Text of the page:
Class Action Lawsuit on “Sixties Scoop” Commences

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sixties scoop Lawsuit

TORONTO – Koskie Minsky LLP in Toronto has commenced a class action against the Attorney General of Canada in the Federal Court on behalf of individuals affected by the “Sixties Scoop” in Canada.The term “Sixties Scoop” refers to the practice in Canada whereby Aboriginal children were taken (“scooped up”) from their families for placing in foster homes or adoption with non-Aboriginal homes. As a result, it is alleged these “scooped” children lost their identity as Aboriginal persons and suffered mentally, emotionally, spiritually, and physically. The plaintiff also claims, among other things, that she and class members were deprived of their status and other Aboriginal-related benefits, which Canada unjustly retained. Aboriginal communities describe the Sixties Scoop as destructive to their culture.

The claim alleges that by virtue of the Sixties Scoop in Canada, the Defendant was negligent and breached fiduciary duties owed to the Aboriginal class members.

The lawsuit is brought on behalf of “all Aboriginal persons in Canada, save for Excluded Persons, who were taken and placed in the care of non-Aboriginal foster or adoptive parents who did not raise the children in accordance with the Aboriginal person’s customs, traditions, and practices.”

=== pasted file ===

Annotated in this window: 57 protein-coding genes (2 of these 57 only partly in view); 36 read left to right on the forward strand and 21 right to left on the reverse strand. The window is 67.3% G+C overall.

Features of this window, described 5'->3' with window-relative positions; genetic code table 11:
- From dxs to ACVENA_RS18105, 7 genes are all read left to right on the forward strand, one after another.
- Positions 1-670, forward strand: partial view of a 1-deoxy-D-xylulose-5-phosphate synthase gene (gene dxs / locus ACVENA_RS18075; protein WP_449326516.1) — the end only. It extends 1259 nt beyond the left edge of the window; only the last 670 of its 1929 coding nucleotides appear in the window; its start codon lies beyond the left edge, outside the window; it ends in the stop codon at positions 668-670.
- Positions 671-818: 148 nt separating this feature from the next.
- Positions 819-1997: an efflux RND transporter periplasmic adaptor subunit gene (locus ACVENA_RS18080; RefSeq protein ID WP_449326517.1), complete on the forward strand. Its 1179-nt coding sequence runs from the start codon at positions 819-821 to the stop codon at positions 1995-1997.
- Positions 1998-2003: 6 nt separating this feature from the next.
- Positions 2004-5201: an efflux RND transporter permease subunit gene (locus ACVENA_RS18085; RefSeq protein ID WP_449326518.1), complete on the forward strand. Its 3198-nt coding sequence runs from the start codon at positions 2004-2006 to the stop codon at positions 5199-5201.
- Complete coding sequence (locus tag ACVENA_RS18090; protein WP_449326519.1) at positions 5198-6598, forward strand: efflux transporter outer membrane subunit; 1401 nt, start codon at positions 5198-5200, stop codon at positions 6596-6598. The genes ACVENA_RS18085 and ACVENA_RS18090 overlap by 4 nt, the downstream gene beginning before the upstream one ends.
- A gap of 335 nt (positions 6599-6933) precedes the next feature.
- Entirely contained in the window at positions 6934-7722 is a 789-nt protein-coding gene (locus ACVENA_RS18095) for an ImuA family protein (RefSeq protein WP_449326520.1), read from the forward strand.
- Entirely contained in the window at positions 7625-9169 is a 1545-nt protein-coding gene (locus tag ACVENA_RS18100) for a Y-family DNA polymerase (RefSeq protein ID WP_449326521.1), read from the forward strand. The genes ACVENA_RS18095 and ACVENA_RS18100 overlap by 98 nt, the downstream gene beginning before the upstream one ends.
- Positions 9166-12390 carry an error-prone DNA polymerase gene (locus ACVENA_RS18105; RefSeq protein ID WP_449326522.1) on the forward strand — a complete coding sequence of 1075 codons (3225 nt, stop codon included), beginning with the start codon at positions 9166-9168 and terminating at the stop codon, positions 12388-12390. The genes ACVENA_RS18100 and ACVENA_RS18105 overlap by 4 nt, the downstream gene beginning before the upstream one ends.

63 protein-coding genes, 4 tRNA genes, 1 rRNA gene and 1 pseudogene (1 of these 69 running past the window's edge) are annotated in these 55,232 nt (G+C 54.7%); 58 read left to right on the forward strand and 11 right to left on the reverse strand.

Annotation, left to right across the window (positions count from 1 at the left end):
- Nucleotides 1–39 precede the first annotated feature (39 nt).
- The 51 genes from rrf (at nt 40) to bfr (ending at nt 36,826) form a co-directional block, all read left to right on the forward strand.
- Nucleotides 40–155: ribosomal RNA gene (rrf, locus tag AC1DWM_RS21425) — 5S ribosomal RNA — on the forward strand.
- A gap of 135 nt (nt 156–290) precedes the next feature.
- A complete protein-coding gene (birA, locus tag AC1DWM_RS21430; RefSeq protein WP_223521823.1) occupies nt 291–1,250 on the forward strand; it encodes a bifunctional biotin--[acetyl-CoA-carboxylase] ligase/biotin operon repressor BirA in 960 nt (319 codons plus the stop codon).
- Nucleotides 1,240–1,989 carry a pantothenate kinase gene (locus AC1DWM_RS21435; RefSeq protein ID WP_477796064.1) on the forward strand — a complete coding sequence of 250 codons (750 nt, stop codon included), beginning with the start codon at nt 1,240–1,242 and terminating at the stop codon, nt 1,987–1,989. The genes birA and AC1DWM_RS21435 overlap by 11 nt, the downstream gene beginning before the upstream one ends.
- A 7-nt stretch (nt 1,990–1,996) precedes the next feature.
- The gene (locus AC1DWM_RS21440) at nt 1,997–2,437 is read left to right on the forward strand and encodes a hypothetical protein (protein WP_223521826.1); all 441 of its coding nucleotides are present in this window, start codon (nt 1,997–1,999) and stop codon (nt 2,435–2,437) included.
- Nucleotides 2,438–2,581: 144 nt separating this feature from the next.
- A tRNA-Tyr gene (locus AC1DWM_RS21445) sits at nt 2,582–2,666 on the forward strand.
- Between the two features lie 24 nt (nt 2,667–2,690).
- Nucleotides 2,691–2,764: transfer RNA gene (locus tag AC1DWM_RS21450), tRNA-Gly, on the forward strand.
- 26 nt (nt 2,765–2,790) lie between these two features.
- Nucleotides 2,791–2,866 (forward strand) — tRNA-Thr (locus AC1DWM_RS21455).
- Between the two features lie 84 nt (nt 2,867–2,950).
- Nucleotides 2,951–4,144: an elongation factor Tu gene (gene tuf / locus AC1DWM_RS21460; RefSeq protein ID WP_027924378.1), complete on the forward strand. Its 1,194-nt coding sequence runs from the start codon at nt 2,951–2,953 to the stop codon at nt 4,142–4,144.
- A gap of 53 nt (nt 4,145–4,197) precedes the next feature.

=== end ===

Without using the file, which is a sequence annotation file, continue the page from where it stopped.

“Excluded Persons” constitute “all Aboriginal persons in Ontario between December 1, 1965 and December 31, 1984 who were placed in the care of non-Aboriginal foster or adoptive parents who did not raise the children in accordance with the Aboriginal person’s customs, traditions, and practices.”

The lawsuit seeks $500 million in damages for breach of fiduciary duty and negligence and $100 million in punitive damages.

As stated by Kirk Baert, lead counsel at Koskie Minsky LLP, “the Sixties Scoop was a problem throughout Canada and this case represents a powerful and practical means for finally achieving access to justice for these aging and vulnerable class members, whom have all been deprived of their due recourse for far too long”.

For further information or if you are a class member:

Website:  www.kmlaw.ca/federalcourt60sscoopclassaction

Toll-free:  1-855-595-2626

Email:  federalcourt60sscoopclassaction@kmlaw.ca

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